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Additive Manufacturing of Orthopedic Implants

  • Maryam Tilton
  • Gregory S. Lewis
  • Guha P. Manogharan
Chapter

Abstract

Additive Manufacturing (AM) is the process of selectively joining materials to fabricate objects in a layer-by-layer approach using digital part information, i.e. 3D CAD models. This definition highlights the fundamental difference between AM process and traditional manufacturing methods such as subtractive processes (e.g. machining), forming processes (e.g. forging) and bulk solidification processes (e.g. casting). AM is often also called 3D printing, additive processes, freeform fabrication and layered manufacturing. When compared to traditional processes, AM offers unique advantages to economically produce low volume batches (one to a few) of highly complex products. Since AM does not require design and/or material dependent tooling (e.g. jigs and fixtures), AM is an ideal candidate for the next generation design and manufacturing of orthopedic implants. Although “customization” of product specifications implants has been around long before the introduction of AM technology to the medical field, the lack of tooling requirement for each design in AM makes it economically viable for patient-specific orthopedic implant production. Finally, design freedom that can be easily achieved through AM technology enables introduction of porous structures for bone ingrowth and biological implant fixation. The motivation for this chapter is to understand the current state of orthopedic applications of AM which have been shown to economically produce highly customized and highly complex design features in low volumes.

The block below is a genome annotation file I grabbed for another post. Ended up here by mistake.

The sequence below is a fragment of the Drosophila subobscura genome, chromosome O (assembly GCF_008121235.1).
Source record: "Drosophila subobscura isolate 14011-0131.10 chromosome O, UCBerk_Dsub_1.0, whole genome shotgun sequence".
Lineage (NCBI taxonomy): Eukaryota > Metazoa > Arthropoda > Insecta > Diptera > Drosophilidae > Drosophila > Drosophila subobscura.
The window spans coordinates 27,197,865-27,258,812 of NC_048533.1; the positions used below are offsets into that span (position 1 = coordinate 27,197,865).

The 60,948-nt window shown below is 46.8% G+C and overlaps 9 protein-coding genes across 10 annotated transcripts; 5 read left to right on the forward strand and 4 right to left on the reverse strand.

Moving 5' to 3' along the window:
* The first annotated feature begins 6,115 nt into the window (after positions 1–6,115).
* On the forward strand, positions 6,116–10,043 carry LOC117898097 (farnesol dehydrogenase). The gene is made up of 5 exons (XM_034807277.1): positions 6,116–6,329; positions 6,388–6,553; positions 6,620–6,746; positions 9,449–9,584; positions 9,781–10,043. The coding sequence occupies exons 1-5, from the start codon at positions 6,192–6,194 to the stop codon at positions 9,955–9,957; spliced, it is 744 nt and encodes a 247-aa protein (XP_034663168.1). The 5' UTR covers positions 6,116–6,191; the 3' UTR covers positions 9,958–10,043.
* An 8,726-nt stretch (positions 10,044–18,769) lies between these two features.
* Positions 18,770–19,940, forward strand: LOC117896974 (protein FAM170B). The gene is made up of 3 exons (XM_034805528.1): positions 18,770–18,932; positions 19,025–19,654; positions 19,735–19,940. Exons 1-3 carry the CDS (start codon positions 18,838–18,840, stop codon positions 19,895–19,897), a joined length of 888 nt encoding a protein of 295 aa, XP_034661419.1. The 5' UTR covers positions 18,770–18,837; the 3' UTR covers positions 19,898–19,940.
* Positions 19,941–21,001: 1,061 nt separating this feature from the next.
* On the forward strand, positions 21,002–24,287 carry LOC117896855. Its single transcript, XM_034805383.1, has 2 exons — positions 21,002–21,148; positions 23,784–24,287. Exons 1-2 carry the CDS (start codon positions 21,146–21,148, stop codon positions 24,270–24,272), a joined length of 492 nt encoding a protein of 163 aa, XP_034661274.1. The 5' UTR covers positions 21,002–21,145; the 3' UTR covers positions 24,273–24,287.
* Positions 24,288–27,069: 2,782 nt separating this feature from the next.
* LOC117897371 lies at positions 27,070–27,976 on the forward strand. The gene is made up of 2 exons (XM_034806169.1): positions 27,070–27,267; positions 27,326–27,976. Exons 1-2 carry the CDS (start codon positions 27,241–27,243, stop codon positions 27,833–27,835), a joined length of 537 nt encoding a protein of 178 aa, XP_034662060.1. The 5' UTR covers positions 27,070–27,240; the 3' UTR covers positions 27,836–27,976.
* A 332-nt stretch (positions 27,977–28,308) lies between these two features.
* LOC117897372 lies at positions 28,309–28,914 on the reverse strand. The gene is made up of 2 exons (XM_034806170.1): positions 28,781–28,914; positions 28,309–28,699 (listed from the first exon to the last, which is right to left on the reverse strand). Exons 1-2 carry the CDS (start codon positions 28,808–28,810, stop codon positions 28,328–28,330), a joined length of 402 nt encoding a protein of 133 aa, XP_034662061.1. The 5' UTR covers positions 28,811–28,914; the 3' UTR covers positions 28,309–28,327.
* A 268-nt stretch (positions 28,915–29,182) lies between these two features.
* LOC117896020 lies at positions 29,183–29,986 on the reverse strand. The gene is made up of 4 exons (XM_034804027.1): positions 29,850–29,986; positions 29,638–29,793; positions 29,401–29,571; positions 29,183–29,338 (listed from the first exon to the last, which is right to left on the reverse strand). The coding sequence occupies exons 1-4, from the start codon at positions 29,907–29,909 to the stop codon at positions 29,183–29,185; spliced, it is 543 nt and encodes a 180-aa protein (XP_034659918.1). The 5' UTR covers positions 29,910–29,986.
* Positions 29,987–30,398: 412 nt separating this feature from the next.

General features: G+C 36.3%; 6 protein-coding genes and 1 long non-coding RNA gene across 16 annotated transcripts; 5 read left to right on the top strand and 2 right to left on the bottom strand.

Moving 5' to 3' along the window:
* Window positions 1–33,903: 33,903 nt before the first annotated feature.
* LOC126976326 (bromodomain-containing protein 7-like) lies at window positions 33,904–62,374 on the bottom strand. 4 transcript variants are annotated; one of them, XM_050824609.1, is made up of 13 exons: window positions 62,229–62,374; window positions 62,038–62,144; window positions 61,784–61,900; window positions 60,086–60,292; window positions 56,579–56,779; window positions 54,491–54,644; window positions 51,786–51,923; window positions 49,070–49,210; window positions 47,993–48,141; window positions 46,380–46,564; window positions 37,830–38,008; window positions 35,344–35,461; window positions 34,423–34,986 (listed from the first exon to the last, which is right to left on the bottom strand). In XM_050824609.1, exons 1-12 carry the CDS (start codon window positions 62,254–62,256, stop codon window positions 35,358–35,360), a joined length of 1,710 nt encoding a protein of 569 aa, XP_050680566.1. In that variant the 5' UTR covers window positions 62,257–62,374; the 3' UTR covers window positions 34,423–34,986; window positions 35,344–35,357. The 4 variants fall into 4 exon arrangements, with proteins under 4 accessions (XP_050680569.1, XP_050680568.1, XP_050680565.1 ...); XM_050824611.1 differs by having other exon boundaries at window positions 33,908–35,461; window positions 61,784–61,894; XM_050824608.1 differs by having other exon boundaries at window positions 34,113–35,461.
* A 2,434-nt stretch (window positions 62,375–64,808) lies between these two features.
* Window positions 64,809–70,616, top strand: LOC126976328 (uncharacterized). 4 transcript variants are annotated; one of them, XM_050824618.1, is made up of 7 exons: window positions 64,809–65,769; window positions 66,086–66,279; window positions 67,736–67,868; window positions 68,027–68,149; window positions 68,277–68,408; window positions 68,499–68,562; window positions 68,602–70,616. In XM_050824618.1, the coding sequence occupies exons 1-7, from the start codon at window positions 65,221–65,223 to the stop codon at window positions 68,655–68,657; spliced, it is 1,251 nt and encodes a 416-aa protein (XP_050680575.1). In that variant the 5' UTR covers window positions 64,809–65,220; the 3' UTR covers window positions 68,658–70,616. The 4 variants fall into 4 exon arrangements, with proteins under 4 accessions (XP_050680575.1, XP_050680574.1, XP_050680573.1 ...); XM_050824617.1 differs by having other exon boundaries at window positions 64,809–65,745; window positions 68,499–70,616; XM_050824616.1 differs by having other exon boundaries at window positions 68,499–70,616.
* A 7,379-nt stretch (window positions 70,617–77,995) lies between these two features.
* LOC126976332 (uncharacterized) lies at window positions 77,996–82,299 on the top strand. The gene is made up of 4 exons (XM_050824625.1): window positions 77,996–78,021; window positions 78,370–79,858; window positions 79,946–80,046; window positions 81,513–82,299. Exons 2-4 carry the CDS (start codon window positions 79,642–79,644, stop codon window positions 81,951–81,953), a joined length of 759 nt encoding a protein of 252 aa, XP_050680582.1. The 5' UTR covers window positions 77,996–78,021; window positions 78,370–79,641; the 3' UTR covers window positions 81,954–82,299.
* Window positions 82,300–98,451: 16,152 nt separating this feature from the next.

Keywords

Additive manufacturing Orthopedics Patient-specific design Biomaterial Biocompatibility Microarchitecture Large bone defects Arthroplasty Electron beam melting Laser-powder bed fusion 3D printing Custom implants Biomechanics Finite element analysis Reverse engineering Reconstruction 

Notes

Acknowledgment

We acknowledge Dr. April D. Armstrong, Professor and Assistant Director from the Penn State Hershey Bone and Joint Institute. We also thank Evan Roush for his contribution in preparing the anatomical models and processing the DICOM data. We also acknowledge Conner Zale for his contribution in discussing large bone defects.

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Copyright information

© Springer International Publishing AG, part of Springer Nature 2018

Authors and Affiliations

  • Maryam Tilton
    • 1
  • Gregory S. Lewis
    • 2
  • Guha P. Manogharan
    • 1
  1. 1.Department of Mechanical and Nuclear Engineering, College of EngineeringPennsylvania State UniversityUniversity ParkUSA
  2. 2.Department of Orthopedics and Rehabilitation, College of MedicinePennsylvania State UniversityHersheyUSA

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